I've been doing some research on the net into building my own media server. I still have to do alot more research but at this point I find the idea quite appealing. doesn't seem like it'll be an impossible do for me.
AFA my own processing issues go, I'm starting to research legacy pre-pros with video pass thru. If I can find one that will pass HDMI 1.4 and simply serve as a HDMI switcher when it comes to video for the right price on the used market I may have to go that route. If I can't find a suitable used unit at the right price that does HDMI 1.4._mykl
Joined: Mar 13, 2003
From: Sewell, NJ
Posted: 2011-08-25 10:30
I just took a look at the VGX-XL1 Operating Instructions. The operating system installed on the VGX-XL1A PC is Microsoft Windows XP Media Center Edition. This tells me that the product is obsolete. IMHO, the starting point should be network attached storage (NAS) if you are serious about going all digital. As a starting point, you might check out http://www.buffalotech.com/products/network-storage/terastation/. I am pretty sure that all of the drives listed are DNLA compatible, meaning that if a connected device is also DNLA compatible and includes software/firmware to view a file type, it should be able to play any of that type file stored on the NAS. Any Windows 7 PC would do the job.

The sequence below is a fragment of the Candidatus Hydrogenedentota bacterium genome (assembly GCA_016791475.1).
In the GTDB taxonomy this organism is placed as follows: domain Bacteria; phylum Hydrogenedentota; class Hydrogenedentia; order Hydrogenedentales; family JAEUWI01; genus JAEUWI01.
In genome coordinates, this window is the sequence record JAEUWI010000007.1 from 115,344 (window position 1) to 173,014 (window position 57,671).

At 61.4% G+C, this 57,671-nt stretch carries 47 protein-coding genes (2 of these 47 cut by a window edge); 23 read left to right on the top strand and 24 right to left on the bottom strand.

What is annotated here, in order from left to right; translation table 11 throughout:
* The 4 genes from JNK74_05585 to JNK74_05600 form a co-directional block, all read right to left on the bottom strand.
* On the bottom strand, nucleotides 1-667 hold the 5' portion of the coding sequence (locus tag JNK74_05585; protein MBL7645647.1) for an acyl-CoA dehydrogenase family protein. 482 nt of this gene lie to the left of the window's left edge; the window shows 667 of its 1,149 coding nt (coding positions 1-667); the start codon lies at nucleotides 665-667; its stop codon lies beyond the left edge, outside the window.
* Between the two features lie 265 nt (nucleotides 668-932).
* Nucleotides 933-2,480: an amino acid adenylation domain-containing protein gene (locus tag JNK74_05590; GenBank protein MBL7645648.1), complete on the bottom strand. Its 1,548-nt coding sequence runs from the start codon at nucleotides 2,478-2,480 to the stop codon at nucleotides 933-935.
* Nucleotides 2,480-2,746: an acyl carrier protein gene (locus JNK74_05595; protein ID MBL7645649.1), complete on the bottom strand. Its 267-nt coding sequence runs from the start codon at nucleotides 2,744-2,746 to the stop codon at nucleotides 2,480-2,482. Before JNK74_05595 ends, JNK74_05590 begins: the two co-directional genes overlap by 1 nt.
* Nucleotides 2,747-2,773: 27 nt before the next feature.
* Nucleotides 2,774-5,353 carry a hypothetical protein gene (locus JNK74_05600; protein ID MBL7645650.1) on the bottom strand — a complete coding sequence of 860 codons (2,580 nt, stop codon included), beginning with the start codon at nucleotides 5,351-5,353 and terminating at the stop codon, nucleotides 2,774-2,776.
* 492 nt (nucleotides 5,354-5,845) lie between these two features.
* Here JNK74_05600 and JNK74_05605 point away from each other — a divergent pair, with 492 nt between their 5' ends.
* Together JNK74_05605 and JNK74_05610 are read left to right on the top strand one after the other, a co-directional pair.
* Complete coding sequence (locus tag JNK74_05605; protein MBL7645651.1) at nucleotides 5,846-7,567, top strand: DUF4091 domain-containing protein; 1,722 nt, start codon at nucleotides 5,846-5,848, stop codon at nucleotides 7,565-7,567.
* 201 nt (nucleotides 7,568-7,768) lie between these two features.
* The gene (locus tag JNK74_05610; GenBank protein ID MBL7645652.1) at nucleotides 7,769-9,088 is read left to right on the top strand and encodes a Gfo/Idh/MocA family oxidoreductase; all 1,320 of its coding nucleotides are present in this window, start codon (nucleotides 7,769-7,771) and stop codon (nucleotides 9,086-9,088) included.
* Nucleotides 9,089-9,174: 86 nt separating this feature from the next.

In order to avoid ripping all of ones CDs/DVDs to digital files, what one needs is a player that appears as a NAS device and is DNLA compatible. That would be perfect!
On 2011-08-25 10:30, jehill wrote: ... In order to avoid ripping all of ones CDs/DVDs to digital files, what one needs is a player that appears as a NAS device and is DNLA compatible. That would be perfect!</DIV>
So far I have ripped almost 300 CDs that I own. All the music is stored in FLAC files. Believe me, it accumulates to a lot of hours ripping CDs.
Make sure you back up the digital copies if you rip them. I ran out of space in my old back up hard drives & recently bought a 1 terabyte hard drive for back up purposes. Two more 1 terabyte hard drives will be added for redundancy.
Joined: Mar 13, 2003
From: Sewell, NJ
Posted: 2011-08-26 10:02
Here is something else that I came up with by googling "networked attached DVD storage. I have no idea how much it cost, but it creates images of CDs/DVDs to disc and allows any connected device to play the disc. Here is an excerpt from the FAQ:
"What is a CD/DVD server?
A CD DVD server is a specially designed network attached storage system that shares information stored on CD-ROMs or DVD-ROMs with others in your organization or those who have access to your network. These NAS devices connect directly to your Ethernet network, saving the cost of a separate server and network software license.
When you place a CD or DVD disc into the server's optical drive(s) it automatically copies an exact disc image onto the server's hard drive. The original CD or DVD can be put away in a safe place as users will now have access to the disc image."